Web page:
I always looked forward to the day when I’d earn or assume grown up status. I was eager enough to embark early on my journey towards adulthood despite the warnings, because I knew better than them. If only they could understand… They never do though.
I was going to have my own place, and it was going to be the perfect deal with the perfect roommates–maybe even my own spot without roommates, and it would be cheap rent, and they’d allow pets. My vision was filled with the delusion of adulthood being filled with freedom and fun, and it lacked the reality of tedious obligation.
My adult life did not start when I left home, but at the time I was convinced it had. When I left home–a teenage drug addict dropout–I charged full speed into the world without care or concern for anyone or anything but myself. I had Cassandra and she had me, and we didn’t give a shit. And then one day the La Mesa S.W.A.T team held me accountable for my negligence and refusal to adhere to the adult rules of life and society.
I returned to the world facing a heavy burden, and my freedom relied on competent execution. I was then an adult, and for the first time I understood that my actions carried a heavy weight, and from that point on my decisions became precise, like moves on a chessboard–but not in a normal game of chess; a timed one. There never seems to be enough hours in the day, and there were never enough cigarettes in the pack, or money in my wallet.
Day after day I’d smoke my last cigarette before it was time to turn the lights out, and I’d lay awake craving another wondering how I was going to come up with the money for more. Day after day I’d spend the last dollar in my wallet, and I’d lay awake with my stomach rumbling wondering how I was going to eat the next day. Day after day I pondered these things alone, because I was an adult and I was now my own caretaker… Put simply, being an adult sucked!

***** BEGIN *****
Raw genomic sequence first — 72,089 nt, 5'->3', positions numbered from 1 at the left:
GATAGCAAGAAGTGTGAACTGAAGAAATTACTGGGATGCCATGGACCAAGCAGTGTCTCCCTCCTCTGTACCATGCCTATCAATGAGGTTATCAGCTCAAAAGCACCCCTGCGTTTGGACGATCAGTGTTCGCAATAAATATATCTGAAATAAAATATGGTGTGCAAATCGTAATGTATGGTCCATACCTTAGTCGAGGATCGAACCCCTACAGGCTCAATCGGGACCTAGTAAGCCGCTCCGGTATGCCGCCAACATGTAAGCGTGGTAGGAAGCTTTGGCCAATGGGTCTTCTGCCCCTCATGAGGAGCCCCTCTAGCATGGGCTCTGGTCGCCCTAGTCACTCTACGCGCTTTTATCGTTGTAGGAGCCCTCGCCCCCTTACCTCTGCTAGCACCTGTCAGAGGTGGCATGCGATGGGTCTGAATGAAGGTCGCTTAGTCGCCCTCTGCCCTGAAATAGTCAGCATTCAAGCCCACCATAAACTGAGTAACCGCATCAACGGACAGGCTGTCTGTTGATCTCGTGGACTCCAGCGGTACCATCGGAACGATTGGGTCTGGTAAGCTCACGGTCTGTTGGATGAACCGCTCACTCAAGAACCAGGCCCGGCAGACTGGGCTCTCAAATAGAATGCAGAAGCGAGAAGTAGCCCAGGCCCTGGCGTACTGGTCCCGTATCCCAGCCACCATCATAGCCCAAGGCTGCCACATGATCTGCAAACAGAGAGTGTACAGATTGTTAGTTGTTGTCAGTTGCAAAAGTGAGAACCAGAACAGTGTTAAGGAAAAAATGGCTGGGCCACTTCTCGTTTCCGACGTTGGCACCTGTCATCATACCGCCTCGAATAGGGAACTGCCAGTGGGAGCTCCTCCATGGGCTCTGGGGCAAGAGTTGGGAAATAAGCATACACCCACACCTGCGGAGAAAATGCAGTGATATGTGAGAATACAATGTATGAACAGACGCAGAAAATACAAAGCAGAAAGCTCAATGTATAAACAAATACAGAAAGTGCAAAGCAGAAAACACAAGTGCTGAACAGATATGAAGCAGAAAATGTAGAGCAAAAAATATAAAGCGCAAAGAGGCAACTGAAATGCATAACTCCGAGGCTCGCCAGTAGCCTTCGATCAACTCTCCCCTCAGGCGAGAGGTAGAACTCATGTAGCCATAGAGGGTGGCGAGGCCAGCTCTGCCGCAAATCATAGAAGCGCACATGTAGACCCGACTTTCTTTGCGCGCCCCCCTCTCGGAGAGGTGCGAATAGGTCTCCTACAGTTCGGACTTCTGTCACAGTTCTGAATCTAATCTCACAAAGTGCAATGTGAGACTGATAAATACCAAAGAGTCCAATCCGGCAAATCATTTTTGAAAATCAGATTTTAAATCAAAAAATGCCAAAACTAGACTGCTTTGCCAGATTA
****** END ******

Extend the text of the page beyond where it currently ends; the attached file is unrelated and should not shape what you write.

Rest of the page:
The harder I worked the more money I had in my wallet and the more security that I’d have an extra pack of smokes laying around in the morning, but I also started losing time. But when you’re broke and young and freshly out of friends what else is there to do?
For a long time I looked back on my progress through society and into adulthood as that pursuit of happiness bullshit, like the harder I worked the better my life got. In truth the harder I worked the more tuned out I became, and standards plummeted to the status quo acceptance of mediocrity being the goal and the standard of a good life. Happiness was secondary to a manageable life and acceptable appearance. Don’t you dare color outside the lines!
Do you remember being a kid? When you didn’t have to worry about rent, or food, or if your ass looks fat in those new slacks? I do. I remember playing in the dirt with a passion for what I was doing like nothing else existed. I remember wandering around oak forests mystified like they were ancient forgotten kingdoms. I’ve gone back and revisited these places as an adult and the first few times I couldn’t find the magic because I was looking through adult eyes. An adulterated perception. Isn’t it ironic that to adulterate something is to make it of lesser quality?
All this hype about being an adult, and all this nonsense about how good it is. If adulthood was a product I’d bought in a store I’d return it and give it a one star review on Yelp.
Adult life is way overrated, and we as adults take ourselves and our lifestyles way too serious. I think that was what I found when I started climbing–an escape from the mundane and overly formal rituals of adulthood, and having spent a prolonged period of time getting in tune with the kid in me, I think I’m sold on it. I’ve done enough growing up, and I think it’s time for me to start growing back down.